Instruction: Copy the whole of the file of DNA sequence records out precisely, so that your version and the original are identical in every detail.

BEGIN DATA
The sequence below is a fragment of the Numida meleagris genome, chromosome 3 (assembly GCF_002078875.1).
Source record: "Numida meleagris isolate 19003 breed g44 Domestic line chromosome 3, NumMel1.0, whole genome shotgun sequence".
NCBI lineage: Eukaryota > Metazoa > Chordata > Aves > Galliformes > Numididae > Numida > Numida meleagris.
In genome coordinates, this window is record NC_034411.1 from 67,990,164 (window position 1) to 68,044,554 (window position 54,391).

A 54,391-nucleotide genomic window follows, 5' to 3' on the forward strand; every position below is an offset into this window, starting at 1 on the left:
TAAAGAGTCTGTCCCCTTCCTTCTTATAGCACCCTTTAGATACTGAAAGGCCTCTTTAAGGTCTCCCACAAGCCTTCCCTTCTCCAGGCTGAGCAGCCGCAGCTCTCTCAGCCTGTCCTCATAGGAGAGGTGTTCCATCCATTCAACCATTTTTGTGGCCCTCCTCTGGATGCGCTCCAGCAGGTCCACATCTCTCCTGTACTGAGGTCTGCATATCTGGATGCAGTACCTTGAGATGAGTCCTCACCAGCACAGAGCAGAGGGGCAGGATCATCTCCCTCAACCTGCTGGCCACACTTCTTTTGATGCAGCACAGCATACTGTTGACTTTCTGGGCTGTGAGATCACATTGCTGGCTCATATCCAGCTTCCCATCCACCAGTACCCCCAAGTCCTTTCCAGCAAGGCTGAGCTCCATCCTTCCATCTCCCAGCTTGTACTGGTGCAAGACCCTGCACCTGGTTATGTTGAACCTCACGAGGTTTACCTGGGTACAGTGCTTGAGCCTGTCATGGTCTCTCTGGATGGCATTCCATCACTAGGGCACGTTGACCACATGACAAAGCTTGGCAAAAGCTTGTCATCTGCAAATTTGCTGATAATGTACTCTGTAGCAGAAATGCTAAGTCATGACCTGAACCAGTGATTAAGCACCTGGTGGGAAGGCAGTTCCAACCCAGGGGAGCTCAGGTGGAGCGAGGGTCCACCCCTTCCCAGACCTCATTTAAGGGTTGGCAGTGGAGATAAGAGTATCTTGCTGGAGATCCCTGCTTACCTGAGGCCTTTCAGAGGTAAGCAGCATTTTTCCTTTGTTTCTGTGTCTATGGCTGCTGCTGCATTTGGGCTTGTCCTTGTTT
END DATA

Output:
The sequence below is a fragment of the Numida meleagris genome, chromosome 3 (assembly GCF_002078875.1).
Source record: "Numida meleagris isolate 19003 breed g44 Domestic line chromosome 3, NumMel1.0, whole genome shotgun sequence".
NCBI lineage: Eukaryota > Metazoa > Chordata > Aves > Galliformes > Numididae > Numida > Numida meleagris.
In genome coordinates, this window is record NC_034411.1 from 67,990,164 (window position 1) to 68,044,554 (window position 54,391).

A 54,391-nucleotide genomic window follows, 5' to 3' on the forward strand; every position below is an offset into this window, starting at 1 on the left:
TAAAGAGTCTGTCCCCTTCCTTCTTATAGCACCCTTTAGATACTGAAAGGCCTCTTTAAGGTCTCCCACAAGCCTTCCCTTCTCCAGGCTGAGCAGCCGCAGCTCTCTCAGCCTGTCCTCATAGGAGAGGTGTTCCATCCATTCAACCATTTTTGTGGCCCTCCTCTGGATGCGCTCCAGCAGGTCCACATCTCTCCTGTACTGAGGTCTGCATATCTGGATGCAGTACCTTGAGATGAGTCCTCACCAGCACAGAGCAGAGGGGCAGGATCATCTCCCTCAACCTGCTGGCCACACTTCTTTTGATGCAGCACAGCATACTGTTGACTTTCTGGGCTGTGAGATCACATTGCTGGCTCATATCCAGCTTCCCATCCACCAGTACCCCCAAGTCCTTTCCAGCAAGGCTGAGCTCCATCCTTCCATCTCCCAGCTTGTACTGGTGCAAGACCCTGCACCTGGTTATGTTGAACCTCACGAGGTTTACCTGGGTACAGTGCTTGAGCCTGTCATGGTCTCTCTGGATGGCATTCCATCACTAGGGCACGTTGACCACATGACAAAGCTTGGCAAAAGCTTGTCATCTGCAAATTTGCTGATAATGTACTCTGTAGCAGAAATGCTAAGTCATGACCTGAACCAGTGATTAAGCACCTGGTGGGAAGGCAGTTCCAACCCAGGGGAGCTCAGGTGGAGCGAGGGTCCACCCCTTCCCAGACCTCATTTAAGGGTTGGCAGTGGAGATAAGAGTATCTTGCTGGAGATCCCTGCTTACCTGAGGCCTTTCAGAGGTAAGCAGCATTTTTCCTTTGTTTCTGTGTCTATGGCTGCTGCTGCATTTGGGCTTGTCCTTGTTT